Project #1: Quick & Simple Magnetic Bookmark

What you’ll need:

Step 1: Create your bookmark’s design.

I opened my favorite digital design software and started with a blank canvas the same size as the cardstock I’d be printing on (8.5″ x 11″). After setting up 0.25″ margins, I divided the page in half vertically to determine just how tall I could make my bookmark. Keep in mind this will fold in half, top to bottom, so the final size can be no bigger than 1/2 the height of your printable area.

My printable area was 10.5″, so my bookmark height will be 5.25″. With me so far?

Since I’m keeping this simple, my bookmark will be 3″ wide – the same width as a standard decorative scrapbooking card. Here’s what my template looks like:

WARNING: It’s important to note that the top half of your design must be upside down and the bottom half must be right side up in order to have the correct orientation once printed and folded. This is a common thing to mix up and wind up wasting cardstock when you have to fix and re-print it. Save yourself the frustration and double-check before you hit print!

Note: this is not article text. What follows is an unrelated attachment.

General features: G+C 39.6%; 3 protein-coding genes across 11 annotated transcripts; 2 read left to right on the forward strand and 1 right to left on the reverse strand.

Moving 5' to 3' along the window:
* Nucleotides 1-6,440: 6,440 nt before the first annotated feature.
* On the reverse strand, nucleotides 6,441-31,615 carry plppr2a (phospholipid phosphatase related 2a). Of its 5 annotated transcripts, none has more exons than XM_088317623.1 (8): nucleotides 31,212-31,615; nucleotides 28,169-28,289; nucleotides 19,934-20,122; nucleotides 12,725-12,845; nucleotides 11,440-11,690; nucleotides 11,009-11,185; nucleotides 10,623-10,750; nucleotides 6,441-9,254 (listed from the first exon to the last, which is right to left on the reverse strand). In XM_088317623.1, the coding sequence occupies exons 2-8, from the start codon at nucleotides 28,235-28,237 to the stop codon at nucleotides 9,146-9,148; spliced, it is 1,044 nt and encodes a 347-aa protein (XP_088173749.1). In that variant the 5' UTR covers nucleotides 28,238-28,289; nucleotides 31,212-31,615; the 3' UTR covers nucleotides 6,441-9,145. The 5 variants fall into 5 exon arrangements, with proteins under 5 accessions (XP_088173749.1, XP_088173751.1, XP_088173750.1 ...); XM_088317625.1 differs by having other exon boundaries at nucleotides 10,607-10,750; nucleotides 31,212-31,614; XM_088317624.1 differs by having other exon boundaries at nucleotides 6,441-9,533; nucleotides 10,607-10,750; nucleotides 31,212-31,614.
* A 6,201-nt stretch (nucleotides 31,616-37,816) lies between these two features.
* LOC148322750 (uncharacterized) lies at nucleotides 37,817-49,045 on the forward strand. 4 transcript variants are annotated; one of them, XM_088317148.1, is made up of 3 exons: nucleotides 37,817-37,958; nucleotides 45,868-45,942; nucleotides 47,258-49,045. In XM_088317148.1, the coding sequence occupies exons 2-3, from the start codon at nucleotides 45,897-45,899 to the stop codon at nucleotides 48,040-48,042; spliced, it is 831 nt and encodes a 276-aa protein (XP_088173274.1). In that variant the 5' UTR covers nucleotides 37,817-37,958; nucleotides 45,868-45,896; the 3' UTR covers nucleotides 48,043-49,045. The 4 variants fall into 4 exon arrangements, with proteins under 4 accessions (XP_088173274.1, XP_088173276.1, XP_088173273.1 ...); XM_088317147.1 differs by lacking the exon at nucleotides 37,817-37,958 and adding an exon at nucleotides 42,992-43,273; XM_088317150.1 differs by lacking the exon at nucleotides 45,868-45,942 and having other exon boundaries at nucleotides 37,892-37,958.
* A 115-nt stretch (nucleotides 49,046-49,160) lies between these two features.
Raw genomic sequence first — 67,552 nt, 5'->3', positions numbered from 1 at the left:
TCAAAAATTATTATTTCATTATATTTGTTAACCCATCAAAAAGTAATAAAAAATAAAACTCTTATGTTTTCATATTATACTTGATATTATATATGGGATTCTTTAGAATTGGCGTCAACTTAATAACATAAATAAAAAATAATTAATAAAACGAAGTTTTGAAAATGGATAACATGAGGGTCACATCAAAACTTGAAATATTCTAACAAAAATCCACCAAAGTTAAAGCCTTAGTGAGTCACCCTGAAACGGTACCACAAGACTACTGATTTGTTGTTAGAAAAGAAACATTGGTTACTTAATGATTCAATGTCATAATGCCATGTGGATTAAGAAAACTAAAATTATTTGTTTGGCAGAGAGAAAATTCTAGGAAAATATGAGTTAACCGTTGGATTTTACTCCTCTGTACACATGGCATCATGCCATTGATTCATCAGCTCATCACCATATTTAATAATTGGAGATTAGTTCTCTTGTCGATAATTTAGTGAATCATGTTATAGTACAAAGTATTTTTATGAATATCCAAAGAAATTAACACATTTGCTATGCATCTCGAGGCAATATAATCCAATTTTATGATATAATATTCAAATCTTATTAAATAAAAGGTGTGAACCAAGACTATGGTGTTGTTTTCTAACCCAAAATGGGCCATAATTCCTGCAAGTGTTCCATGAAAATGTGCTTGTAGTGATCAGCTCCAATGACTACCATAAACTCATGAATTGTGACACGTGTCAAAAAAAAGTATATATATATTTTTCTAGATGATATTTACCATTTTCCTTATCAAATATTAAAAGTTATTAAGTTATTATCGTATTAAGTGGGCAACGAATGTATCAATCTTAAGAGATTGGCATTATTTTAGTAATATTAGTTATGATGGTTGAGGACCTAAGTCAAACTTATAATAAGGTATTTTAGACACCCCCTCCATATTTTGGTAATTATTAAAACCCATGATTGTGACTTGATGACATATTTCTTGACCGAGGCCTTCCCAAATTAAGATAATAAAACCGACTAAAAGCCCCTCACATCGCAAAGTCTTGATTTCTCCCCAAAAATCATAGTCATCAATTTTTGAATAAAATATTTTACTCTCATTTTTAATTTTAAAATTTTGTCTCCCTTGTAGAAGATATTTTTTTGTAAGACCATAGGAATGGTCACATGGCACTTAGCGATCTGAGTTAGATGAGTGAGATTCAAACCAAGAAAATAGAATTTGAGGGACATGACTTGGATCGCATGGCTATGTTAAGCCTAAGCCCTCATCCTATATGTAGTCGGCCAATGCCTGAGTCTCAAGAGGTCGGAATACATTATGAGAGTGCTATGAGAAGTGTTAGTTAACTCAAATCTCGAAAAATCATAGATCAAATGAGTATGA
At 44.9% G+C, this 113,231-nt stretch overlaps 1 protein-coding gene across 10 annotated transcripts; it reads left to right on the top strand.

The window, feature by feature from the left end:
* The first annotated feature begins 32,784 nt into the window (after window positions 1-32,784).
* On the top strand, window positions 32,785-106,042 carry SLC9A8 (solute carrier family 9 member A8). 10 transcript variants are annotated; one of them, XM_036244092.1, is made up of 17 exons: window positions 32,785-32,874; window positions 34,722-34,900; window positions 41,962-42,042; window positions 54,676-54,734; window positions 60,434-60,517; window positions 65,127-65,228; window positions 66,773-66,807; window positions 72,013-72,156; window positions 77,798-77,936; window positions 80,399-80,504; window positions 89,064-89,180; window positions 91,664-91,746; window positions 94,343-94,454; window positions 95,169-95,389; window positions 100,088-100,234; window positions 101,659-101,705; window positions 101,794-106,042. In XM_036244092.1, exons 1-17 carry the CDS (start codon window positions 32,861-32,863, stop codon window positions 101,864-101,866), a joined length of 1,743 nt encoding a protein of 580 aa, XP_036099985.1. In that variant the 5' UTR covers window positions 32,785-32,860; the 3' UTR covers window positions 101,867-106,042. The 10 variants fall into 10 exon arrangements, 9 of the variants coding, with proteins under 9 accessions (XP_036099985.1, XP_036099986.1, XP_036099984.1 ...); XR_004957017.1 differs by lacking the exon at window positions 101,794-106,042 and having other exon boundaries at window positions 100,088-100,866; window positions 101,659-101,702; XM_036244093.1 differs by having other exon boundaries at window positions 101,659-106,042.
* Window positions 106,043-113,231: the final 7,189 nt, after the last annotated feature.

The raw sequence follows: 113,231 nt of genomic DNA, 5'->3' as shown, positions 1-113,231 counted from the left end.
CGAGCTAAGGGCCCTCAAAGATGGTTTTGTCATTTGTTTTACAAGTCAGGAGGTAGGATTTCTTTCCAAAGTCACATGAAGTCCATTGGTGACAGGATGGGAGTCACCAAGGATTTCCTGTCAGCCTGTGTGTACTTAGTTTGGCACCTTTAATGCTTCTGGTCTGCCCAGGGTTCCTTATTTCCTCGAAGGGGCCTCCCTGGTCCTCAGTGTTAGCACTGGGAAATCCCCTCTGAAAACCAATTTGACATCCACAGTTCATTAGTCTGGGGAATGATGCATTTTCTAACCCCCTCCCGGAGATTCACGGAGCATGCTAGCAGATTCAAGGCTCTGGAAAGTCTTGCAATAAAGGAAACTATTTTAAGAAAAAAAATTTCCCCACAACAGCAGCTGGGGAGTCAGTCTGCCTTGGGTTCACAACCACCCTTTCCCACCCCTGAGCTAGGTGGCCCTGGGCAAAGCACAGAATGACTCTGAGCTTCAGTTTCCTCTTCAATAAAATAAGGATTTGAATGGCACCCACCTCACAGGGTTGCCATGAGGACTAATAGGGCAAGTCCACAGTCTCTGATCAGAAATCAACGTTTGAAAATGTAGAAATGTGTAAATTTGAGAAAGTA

Once I had my template set up for sizing, I dragged in one card and one piece of patterned paper, clipped them to the bottom rectangle, and added a drop shadow. These supplies are from the gorgeous book-themed kit Turn The Page by LJS Designs. It’s fantastic for creating bookmarks!

When I was happy with my design, I duplicated those layers, flattened them, rotated them 180°, and clipped them to the top rectangle. Design finished! It doesn’t have to be complicated.

Step 2: Print your bookmark.

This is pretty straightforward – load up your printer with cardstock or heavy-weight paper and hit “print”. Glossy or matte, it’s your choice … you can also give photo paper a try if you’d like.

WARNING: Allow plenty of time for the ink to dry before you move on to the next step. Nothing is more frustrating than smudging an almost dry printout when you put it through your paper trimmer. Specialty paper is expensive! So be patient and give it a little extra time to dry.

Step 3: Assemble your bookmark.